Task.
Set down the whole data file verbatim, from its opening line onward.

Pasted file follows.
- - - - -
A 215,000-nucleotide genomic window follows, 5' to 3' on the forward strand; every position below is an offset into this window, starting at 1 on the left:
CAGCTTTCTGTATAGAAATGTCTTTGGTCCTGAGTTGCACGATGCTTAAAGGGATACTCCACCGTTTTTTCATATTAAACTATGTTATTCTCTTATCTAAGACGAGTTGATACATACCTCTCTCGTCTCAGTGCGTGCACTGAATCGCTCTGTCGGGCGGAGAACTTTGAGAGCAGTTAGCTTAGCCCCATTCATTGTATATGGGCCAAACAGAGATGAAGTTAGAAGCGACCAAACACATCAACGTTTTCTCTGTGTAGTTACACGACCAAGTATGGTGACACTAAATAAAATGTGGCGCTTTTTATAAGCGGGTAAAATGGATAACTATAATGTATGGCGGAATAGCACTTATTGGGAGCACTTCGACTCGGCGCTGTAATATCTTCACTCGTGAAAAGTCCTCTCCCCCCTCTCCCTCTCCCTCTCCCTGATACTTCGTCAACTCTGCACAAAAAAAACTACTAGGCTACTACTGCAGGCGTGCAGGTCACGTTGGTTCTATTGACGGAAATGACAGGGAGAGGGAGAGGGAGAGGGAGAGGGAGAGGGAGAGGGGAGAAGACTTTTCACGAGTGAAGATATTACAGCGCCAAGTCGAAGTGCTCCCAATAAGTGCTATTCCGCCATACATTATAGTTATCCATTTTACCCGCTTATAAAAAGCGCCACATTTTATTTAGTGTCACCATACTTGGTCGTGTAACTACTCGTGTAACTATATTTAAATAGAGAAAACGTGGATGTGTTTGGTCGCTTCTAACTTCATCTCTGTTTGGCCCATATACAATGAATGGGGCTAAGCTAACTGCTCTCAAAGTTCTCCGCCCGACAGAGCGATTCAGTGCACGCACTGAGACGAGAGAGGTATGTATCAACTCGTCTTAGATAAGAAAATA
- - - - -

A 215,000-nucleotide genomic window follows, 5' to 3' on the forward strand; every position below is an offset into this window, starting at 1 on the left:
CAGCTTTCTGTATAGAAATGTCTTTGGTCCTGAGTTGCACGATGCTTAAAGGGATACTCCACCGTTTTTTCATATTAAACTATGTTATTCTCTTATCTAAGACGAGTTGATACATACCTCTCTCGTCTCAGTGCGTGCACTGAATCGCTCTGTCGGGCGGAGAACTTTGAGAGCAGTTAGCTTAGCCCCATTCATTGTATATGGGCCAAACAGAGATGAAGTTAGAAGCGACCAAACACATCAACGTTTTCTCTGTGTAGTTACACGACCAAGTATGGTGACACTAAATAAAATGTGGCGCTTTTTATAAGCGGGTAAAATGGATAACTATAATGTATGGCGGAATAGCACTTATTGGGAGCACTTCGACTCGGCGCTGTAATATCTTCACTCGTGAAAAGTCCTCTCCCCCCTCTCCCTCTCCCTCTCCCTGATACTTCGTCAACTCTGCACAAAAAAAACTACTAGGCTACTACTGCAGGCGTGCAGGTCACGTTGGTTCTATTGACGGAAATGACAGGGAGAGGGAGAGGGAGAGGGAGAGGGAGAGGGAGAGGGGAGAAGACTTTTCACGAGTGAAGATATTACAGCGCCAAGTCGAAGTGCTCCCAATAAGTGCTATTCCGCCATACATTATAGTTATCCATTTTACCCGCTTATAAAAAGCGCCACATTTTATTTAGTGTCACCATACTTGGTCGTGTAACTACTCGTGTAACTATATTTAAATAGAGAAAACGTGGATGTGTTTGGTCGCTTCTAACTTCATCTCTGTTTGGCCCATATACAATGAATGGGGCTAAGCTAACTGCTCTCAAAGTTCTCCGCCCGACAGAGCGATTCAGTGCACGCACTGAGACGAGAGAGGTATGTATCAACTCGTCTTAGATAAGAAAATA